Plaintiff also names as a defendant Judith A. Browne. He alleges that she is a criminal law expert who advised the prosecutors in how to breach the contract with Plaintiff. Plaintiff does not allege where she worked or what position she held when she provided this advice, and as a result, it cannot be inferred from the complaint that she was acting under color of state law, as is required for her to be liable under 42 U.S.C. § 1983. See West, 487 U.S. at 48. Accordingly, the claim against her must be dismissed, but Plaintiff may correct this deficiency in the amended complaint ordered below. If he does so, he must also provide Browne's current location in the amended complaint so that the Marshal will be able to serve her.

CONCLUSION

1. The claims against Judith A. Browne, the City of Oakland and the City of Hayward are DISMISSED with leave to amend. If Plaintiff wishes to pursue his claims against them, he must file an amended complaint within twenty eight (28) days from the date this order is filed. The amended complaint must include the caption and civil case number used in this order (No. C 14-4674 JSC (PR)) and the words "COURT-ORDERED FIRST AMENDED COMPLAINT" on the first page. Because an amended complaint completely replaces the original complaint, see Ferdik v. Bonzelet, 963 F.2d 1258, 1262 (9th Cir. 1992), Plaintiff may not incorporate material from the original by reference. That is, he must include the claims against the other Defendants in any amended complaint, and if he does not, those claims will be dismissed and will no longer be a part of this case. Failure to amend within the designated time and in accordance with this order will result in the dismissal of the claims against Judith A. Browne, the City of Oakland and the City of Hayward.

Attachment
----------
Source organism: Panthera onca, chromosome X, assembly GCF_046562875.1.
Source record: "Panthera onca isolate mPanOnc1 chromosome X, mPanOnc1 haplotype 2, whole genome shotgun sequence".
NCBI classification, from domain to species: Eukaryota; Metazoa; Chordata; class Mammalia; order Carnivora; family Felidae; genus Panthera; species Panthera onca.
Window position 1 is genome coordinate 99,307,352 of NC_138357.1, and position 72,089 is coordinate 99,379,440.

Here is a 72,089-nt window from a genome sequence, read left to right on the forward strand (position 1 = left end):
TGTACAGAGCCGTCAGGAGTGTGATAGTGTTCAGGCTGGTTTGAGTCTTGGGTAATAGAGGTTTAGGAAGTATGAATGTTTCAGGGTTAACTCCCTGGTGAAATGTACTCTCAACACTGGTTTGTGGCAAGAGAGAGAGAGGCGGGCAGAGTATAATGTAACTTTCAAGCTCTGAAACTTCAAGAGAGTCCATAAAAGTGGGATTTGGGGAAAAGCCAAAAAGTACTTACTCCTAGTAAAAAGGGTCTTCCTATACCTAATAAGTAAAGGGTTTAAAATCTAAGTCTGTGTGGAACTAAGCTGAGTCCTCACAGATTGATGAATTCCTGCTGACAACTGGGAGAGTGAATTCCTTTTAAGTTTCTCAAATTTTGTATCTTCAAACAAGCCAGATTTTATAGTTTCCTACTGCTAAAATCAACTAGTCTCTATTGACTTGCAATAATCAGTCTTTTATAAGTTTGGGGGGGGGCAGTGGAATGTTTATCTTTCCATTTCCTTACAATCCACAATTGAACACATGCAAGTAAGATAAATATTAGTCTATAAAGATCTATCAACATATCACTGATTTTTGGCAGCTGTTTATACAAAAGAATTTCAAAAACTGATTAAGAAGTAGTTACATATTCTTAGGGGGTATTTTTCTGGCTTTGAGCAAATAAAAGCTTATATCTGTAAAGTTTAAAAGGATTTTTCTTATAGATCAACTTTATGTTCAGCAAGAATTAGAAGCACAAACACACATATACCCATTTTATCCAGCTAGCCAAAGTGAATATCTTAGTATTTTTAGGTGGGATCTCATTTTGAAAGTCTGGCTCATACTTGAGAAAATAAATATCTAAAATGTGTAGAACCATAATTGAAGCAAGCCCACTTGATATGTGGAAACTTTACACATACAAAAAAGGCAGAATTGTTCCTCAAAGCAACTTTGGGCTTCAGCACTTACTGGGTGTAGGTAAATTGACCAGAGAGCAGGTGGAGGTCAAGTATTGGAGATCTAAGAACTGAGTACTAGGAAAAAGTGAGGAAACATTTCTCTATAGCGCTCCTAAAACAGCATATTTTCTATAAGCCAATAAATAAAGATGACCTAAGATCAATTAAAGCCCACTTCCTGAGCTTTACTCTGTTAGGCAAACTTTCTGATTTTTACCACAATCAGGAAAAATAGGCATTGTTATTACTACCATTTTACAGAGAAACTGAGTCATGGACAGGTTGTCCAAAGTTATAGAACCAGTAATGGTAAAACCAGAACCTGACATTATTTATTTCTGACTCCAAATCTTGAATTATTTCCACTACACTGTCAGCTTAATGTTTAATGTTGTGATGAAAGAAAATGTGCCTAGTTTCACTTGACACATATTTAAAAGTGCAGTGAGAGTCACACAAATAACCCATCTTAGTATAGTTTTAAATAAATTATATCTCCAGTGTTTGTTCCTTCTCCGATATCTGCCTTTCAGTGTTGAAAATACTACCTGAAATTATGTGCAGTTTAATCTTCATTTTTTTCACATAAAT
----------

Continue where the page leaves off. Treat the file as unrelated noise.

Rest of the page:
2. The Clerk shall issue a summons and Magistrate Judge jurisdiction consent form and the United States Marshal shall serve, without prepayment of fees, the summons, Magistrate Judge jurisdiction consent form, a copy of the complaint with attachments and a copy of this order on Defendants Alameda County Sheriff's Department, Alameda County Deputy Sherriff Turner, the Alameda County District Attorney's Office, Deputy ...